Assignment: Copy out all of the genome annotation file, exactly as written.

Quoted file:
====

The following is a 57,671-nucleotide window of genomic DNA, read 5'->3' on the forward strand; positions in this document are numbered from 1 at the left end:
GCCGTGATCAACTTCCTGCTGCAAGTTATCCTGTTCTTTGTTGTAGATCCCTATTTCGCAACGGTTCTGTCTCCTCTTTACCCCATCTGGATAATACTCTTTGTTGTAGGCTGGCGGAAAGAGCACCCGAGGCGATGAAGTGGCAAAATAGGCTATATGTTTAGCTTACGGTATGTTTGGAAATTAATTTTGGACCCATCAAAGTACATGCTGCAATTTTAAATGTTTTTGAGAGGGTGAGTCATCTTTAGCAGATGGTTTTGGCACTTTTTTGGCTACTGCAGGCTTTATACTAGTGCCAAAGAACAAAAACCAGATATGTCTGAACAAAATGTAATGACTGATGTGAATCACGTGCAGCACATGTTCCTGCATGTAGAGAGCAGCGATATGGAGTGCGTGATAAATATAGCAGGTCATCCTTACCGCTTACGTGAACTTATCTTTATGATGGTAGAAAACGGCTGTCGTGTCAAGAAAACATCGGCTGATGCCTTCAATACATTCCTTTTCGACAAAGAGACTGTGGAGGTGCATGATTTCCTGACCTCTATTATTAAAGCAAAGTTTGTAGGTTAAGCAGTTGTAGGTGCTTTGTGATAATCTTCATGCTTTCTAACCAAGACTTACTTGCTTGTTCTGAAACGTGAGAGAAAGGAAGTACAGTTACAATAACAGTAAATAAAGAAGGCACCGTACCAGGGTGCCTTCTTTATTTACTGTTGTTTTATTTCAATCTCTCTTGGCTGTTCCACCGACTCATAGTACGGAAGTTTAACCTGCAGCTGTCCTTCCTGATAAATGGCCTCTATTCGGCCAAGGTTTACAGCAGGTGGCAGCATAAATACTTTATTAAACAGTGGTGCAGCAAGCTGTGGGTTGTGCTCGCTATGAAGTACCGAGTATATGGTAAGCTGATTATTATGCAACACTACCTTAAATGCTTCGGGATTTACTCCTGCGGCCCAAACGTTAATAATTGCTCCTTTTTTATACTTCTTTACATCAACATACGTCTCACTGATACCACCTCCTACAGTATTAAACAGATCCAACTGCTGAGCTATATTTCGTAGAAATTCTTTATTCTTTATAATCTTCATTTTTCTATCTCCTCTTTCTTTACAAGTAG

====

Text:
The following is a 57,671-nucleotide window of genomic DNA, read 5'->3' on the forward strand; positions in this document are numbered from 1 at the left end:
GCCGTGATCAACTTCCTGCTGCAAGTTATCCTGTTCTTTGTTGTAGATCCCTATTTCGCAACGGTTCTGTCTCCTCTTTACCCCATCTGGATAATACTCTTTGTTGTAGGCTGGCGGAAAGAGCACCCGAGGCGATGAAGTGGCAAAATAGGCTATATGTTTAGCTTACGGTATGTTTGGAAATTAATTTTGGACCCATCAAAGTACATGCTGCAATTTTAAATGTTTTTGAGAGGGTGAGTCATCTTTAGCAGATGGTTTTGGCACTTTTTTGGCTACTGCAGGCTTTATACTAGTGCCAAAGAACAAAAACCAGATATGTCTGAACAAAATGTAATGACTGATGTGAATCACGTGCAGCACATGTTCCTGCATGTAGAGAGCAGCGATATGGAGTGCGTGATAAATATAGCAGGTCATCCTTACCGCTTACGTGAACTTATCTTTATGATGGTAGAAAACGGCTGTCGTGTCAAGAAAACATCGGCTGATGCCTTCAATACATTCCTTTTCGACAAAGAGACTGTGGAGGTGCATGATTTCCTGACCTCTATTATTAAAGCAAAGTTTGTAGGTTAAGCAGTTGTAGGTGCTTTGTGATAATCTTCATGCTTTCTAACCAAGACTTACTTGCTTGTTCTGAAACGTGAGAGAAAGGAAGTACAGTTACAATAACAGTAAATAAAGAAGGCACCGTACCAGGGTGCCTTCTTTATTTACTGTTGTTTTATTTCAATCTCTCTTGGCTGTTCCACCGACTCATAGTACGGAAGTTTAACCTGCAGCTGTCCTTCCTGATAAATGGCCTCTATTCGGCCAAGGTTTACAGCAGGTGGCAGCATAAATACTTTATTAAACAGTGGTGCAGCAAGCTGTGGGTTGTGCTCGCTATGAAGTACCGAGTATATGGTAAGCTGATTATTATGCAACACTACCTTAAATGCTTCGGGATTTACTCCTGCGGCCCAAACGTTAATAATTGCTCCTTTTTTATACTTCTTTACATCAACATACGTCTCACTGATACCACCTCCTACAGTATTAAACAGATCCAACTGCTGAGCTATATTTCGTAGAAATTCTTTATTCTTTATAATCTTCATTTTTCTATCTCCTCTTTCTTTACAAGTAG